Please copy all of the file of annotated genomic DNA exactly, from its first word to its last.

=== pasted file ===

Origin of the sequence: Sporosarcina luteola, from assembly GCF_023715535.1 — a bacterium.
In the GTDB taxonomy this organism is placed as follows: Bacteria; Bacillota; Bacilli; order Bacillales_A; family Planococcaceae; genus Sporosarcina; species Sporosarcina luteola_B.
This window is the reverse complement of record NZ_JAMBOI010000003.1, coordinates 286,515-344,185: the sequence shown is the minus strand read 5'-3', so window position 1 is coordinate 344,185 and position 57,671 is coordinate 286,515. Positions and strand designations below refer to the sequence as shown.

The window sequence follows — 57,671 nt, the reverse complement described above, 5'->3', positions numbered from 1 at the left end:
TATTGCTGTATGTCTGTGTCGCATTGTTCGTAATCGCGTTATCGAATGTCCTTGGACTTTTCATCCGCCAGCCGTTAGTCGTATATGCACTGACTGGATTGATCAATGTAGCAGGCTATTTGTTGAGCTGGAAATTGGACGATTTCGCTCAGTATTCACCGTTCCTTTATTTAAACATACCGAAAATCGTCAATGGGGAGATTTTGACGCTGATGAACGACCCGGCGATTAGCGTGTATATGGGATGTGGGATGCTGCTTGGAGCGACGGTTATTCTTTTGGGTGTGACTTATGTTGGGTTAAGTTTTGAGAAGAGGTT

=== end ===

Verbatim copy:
Origin of the sequence: Sporosarcina luteola, from assembly GCF_023715535.1 — a bacterium.
In the GTDB taxonomy this organism is placed as follows: Bacteria; Bacillota; Bacilli; order Bacillales_A; family Planococcaceae; genus Sporosarcina; species Sporosarcina luteola_B.
This window is the reverse complement of record NZ_JAMBOI010000003.1, coordinates 286,515-344,185: the sequence shown is the minus strand read 5'-3', so window position 1 is coordinate 344,185 and position 57,671 is coordinate 286,515. Positions and strand designations below refer to the sequence as shown.

The window sequence follows — 57,671 nt, the reverse complement described above, 5'->3', positions numbered from 1 at the left end:
TATTGCTGTATGTCTGTGTCGCATTGTTCGTAATCGCGTTATCGAATGTCCTTGGACTTTTCATCCGCCAGCCGTTAGTCGTATATGCACTGACTGGATTGATCAATGTAGCAGGCTATTTGTTGAGCTGGAAATTGGACGATTTCGCTCAGTATTCACCGTTCCTTTATTTAAACATACCGAAAATCGTCAATGGGGAGATTTTGACGCTGATGAACGACCCGGCGATTAGCGTGTATATGGGATGTGGGATGCTGCTTGGAGCGACGGTTATTCTTTTGGGTGTGACTTATGTTGGGTTAAGTTTTGAGAAGAGGTT